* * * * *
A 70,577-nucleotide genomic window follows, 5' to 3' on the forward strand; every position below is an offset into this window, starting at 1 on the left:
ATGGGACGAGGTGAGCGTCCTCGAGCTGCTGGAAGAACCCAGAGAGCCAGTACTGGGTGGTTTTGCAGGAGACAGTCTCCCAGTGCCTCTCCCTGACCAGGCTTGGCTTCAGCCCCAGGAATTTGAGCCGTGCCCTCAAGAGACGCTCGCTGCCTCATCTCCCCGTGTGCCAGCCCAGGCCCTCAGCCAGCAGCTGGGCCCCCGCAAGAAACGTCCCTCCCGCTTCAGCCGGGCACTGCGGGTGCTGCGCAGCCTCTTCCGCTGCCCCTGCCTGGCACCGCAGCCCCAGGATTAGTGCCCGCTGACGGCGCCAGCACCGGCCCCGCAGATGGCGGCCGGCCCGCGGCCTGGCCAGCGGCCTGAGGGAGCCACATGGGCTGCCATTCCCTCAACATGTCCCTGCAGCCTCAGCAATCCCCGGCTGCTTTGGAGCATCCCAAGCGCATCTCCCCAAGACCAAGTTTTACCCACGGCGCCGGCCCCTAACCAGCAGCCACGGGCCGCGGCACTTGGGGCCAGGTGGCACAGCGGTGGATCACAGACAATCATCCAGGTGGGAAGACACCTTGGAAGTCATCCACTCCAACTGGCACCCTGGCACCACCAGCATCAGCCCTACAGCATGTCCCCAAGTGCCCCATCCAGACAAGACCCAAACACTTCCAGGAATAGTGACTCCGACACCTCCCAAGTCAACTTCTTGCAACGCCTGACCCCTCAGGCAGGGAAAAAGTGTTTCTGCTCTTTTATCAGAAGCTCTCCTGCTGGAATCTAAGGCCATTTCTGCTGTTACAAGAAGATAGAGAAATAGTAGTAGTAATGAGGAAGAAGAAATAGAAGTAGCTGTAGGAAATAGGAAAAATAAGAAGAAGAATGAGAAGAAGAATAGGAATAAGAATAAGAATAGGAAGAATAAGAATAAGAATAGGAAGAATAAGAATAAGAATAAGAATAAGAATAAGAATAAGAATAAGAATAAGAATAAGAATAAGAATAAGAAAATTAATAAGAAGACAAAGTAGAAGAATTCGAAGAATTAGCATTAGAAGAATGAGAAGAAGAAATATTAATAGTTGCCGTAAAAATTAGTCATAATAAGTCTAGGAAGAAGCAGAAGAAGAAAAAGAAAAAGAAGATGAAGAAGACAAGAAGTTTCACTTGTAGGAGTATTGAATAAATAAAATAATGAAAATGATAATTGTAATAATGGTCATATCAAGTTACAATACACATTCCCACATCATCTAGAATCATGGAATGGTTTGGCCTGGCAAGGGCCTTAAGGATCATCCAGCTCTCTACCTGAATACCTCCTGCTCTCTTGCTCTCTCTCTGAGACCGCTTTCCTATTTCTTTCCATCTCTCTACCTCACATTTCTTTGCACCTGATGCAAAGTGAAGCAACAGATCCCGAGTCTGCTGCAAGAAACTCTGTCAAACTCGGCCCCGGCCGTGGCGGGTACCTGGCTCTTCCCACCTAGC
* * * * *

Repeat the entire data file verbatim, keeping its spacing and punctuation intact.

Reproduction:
A 70,577-nucleotide genomic window follows, 5' to 3' on the forward strand; every position below is an offset into this window, starting at 1 on the left:
ATGGGACGAGGTGAGCGTCCTCGAGCTGCTGGAAGAACCCAGAGAGCCAGTACTGGGTGGTTTTGCAGGAGACAGTCTCCCAGTGCCTCTCCCTGACCAGGCTTGGCTTCAGCCCCAGGAATTTGAGCCGTGCCCTCAAGAGACGCTCGCTGCCTCATCTCCCCGTGTGCCAGCCCAGGCCCTCAGCCAGCAGCTGGGCCCCCGCAAGAAACGTCCCTCCCGCTTCAGCCGGGCACTGCGGGTGCTGCGCAGCCTCTTCCGCTGCCCCTGCCTGGCACCGCAGCCCCAGGATTAGTGCCCGCTGACGGCGCCAGCACCGGCCCCGCAGATGGCGGCCGGCCCGCGGCCTGGCCAGCGGCCTGAGGGAGCCACATGGGCTGCCATTCCCTCAACATGTCCCTGCAGCCTCAGCAATCCCCGGCTGCTTTGGAGCATCCCAAGCGCATCTCCCCAAGACCAAGTTTTACCCACGGCGCCGGCCCCTAACCAGCAGCCACGGGCCGCGGCACTTGGGGCCAGGTGGCACAGCGGTGGATCACAGACAATCATCCAGGTGGGAAGACACCTTGGAAGTCATCCACTCCAACTGGCACCCTGGCACCACCAGCATCAGCCCTACAGCATGTCCCCAAGTGCCCCATCCAGACAAGACCCAAACACTTCCAGGAATAGTGACTCCGACACCTCCCAAGTCAACTTCTTGCAACGCCTGACCCCTCAGGCAGGGAAAAAGTGTTTCTGCTCTTTTATCAGAAGCTCTCCTGCTGGAATCTAAGGCCATTTCTGCTGTTACAAGAAGATAGAGAAATAGTAGTAGTAATGAGGAAGAAGAAATAGAAGTAGCTGTAGGAAATAGGAAAAATAAGAAGAAGAATGAGAAGAAGAATAGGAATAAGAATAAGAATAGGAAGAATAAGAATAAGAATAGGAAGAATAAGAATAAGAATAAGAATAAGAATAAGAATAAGAATAAGAATAAGAATAAGAATAAGAATAAGAAAATTAATAAGAAGACAAAGTAGAAGAATTCGAAGAATTAGCATTAGAAGAATGAGAAGAAGAAATATTAATAGTTGCCGTAAAAATTAGTCATAATAAGTCTAGGAAGAAGCAGAAGAAGAAAAAGAAAAAGAAGATGAAGAAGACAAGAAGTTTCACTTGTAGGAGTATTGAATAAATAAAATAATGAAAATGATAATTGTAATAATGGTCATATCAAGTTACAATACACATTCCCACATCATCTAGAATCATGGAATGGTTTGGCCTGGCAAGGGCCTTAAGGATCATCCAGCTCTCTACCTGAATACCTCCTGCTCTCTTGCTCTCTCTCTGAGACCGCTTTCCTATTTCTTTCCATCTCTCTACCTCACATTTCTTTGCACCTGATGCAAAGTGAAGCAACAGATCCCGAGTCTGCTGCAAGAAACTCTGTCAAACTCGGCCCCGGCCGTGGCGGGTACCTGGCTCTTCCCACCTAGC